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FDA Approves “Patient Isolation Transportation Unit” For Emergency Use


The FDA has given emergency authorization to a Fontana-based company to produce and manufacture “Patient Isolation Transportation Units” for use with COVID-19 patients. 

The Patient Isolation Transportation Unit, or PITU, is an enclosure that makes it safer to work with patients with highly contagious diseases.

It’s what’s called a negative pressure isolation enclosure.

Dr. Mark Comunale, head of anesthesiology at Arrowhead Regional Medical Center in Colton, helped create the enclosure. “So instead of air travelling into the room and out underneath the doors and when the doors open, out the door and all of that, the air travels the opposite way," Comunale says.

"So, air is being sucked into the room underneath the door or when the door opens or what have you. And then basically exhausted through filters to the outside air, so it's cleaned by filters. And so what that does is when a patient coughs or sneezes, basically creates aerosol droplets that contain, in this case COVID-19, the air is flowing into the room and out through a filter. So, the droplets get sucked out and get caught up in the filter and the air that comes out of the room is basically cleaned.”

Bud Weisbart is with AR Tech, the company that created PITU along with Dr. Comunale.

“It's got some significant advantages: it allows a patient to move about inside," Weisbart says. 

"The findings of the FDA were that there's nothing else equivalent to PITU on the market, so it's unique, and it protects the medical personnel working with the patient because it's got arm holes and sleeves that are sealed so that the patient can be treated without exposing the medical personnel to the patient's illness.”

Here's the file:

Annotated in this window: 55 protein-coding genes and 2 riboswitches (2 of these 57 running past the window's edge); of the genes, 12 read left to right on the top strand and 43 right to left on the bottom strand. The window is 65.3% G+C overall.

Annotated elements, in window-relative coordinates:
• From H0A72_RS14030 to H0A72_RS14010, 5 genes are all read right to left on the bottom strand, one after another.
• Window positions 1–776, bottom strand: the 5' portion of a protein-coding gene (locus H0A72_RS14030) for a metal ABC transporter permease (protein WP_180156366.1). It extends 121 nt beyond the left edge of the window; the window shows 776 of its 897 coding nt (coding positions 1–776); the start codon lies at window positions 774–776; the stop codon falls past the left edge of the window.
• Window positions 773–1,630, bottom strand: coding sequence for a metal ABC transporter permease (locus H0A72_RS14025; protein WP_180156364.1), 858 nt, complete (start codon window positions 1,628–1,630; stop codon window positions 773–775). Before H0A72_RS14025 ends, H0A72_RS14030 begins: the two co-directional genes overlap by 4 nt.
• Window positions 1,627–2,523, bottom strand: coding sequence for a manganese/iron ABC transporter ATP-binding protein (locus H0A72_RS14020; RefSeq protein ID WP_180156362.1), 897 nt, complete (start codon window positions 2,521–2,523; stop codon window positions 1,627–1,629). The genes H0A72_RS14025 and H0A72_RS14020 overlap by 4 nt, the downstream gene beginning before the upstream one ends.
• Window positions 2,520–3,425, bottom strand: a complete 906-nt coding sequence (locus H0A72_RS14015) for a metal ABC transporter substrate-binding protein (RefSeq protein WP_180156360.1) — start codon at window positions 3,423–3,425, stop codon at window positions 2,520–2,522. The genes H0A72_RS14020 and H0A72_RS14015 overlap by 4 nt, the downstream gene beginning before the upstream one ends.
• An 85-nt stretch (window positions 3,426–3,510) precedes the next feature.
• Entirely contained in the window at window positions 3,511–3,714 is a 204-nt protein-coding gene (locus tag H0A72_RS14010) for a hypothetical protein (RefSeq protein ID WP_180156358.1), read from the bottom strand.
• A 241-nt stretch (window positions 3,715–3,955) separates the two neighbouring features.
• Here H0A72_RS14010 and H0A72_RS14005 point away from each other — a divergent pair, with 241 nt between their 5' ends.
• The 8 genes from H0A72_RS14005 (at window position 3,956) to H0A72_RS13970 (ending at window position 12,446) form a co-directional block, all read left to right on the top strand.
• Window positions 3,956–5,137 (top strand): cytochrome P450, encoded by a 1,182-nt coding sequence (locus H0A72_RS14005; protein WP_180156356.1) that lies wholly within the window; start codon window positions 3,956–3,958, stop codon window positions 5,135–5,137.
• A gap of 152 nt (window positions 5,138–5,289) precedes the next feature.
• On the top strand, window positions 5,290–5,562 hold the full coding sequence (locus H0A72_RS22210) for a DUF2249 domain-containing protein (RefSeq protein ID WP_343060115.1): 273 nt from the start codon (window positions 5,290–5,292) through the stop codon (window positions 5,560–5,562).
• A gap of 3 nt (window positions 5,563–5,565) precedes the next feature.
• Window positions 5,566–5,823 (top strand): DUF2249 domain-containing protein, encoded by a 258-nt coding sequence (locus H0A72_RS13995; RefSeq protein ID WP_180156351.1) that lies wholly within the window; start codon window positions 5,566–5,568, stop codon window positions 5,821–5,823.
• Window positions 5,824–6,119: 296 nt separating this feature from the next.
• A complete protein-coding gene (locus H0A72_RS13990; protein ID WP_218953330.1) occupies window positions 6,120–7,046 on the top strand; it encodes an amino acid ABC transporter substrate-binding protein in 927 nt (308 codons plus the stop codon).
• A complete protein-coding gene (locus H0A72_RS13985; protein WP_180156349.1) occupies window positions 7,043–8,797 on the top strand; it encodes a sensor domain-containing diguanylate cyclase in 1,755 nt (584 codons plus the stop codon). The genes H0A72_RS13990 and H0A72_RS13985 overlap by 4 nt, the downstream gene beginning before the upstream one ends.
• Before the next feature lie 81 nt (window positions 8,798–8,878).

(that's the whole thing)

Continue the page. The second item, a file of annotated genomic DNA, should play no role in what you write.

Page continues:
PITU has other advantages, too.

"Family members could visit the patient if they're properly attired, according to what the hospital protocol would be. So it addresses significant issues that have come up. The tragedy of patients dying without having any contact or even last moments with their family. This is something that PITU can address," Weisbart says.

Dr. Comunale hopes to see PITU used in places besides just hospital settings.

“So for example, amusement parks, where there are young children," Comunale says. "And perhaps a child comes to the infirmary at the amusement park, and is diagnosed with measles. Highly contagious. You'd want to get that child isolated as quickly as possible. So places that have large public gatherings might want a few of these devices around in order to quickly isolate people like a child that has measles or has something else that's very contagious. So we see a lot of applications for it.”

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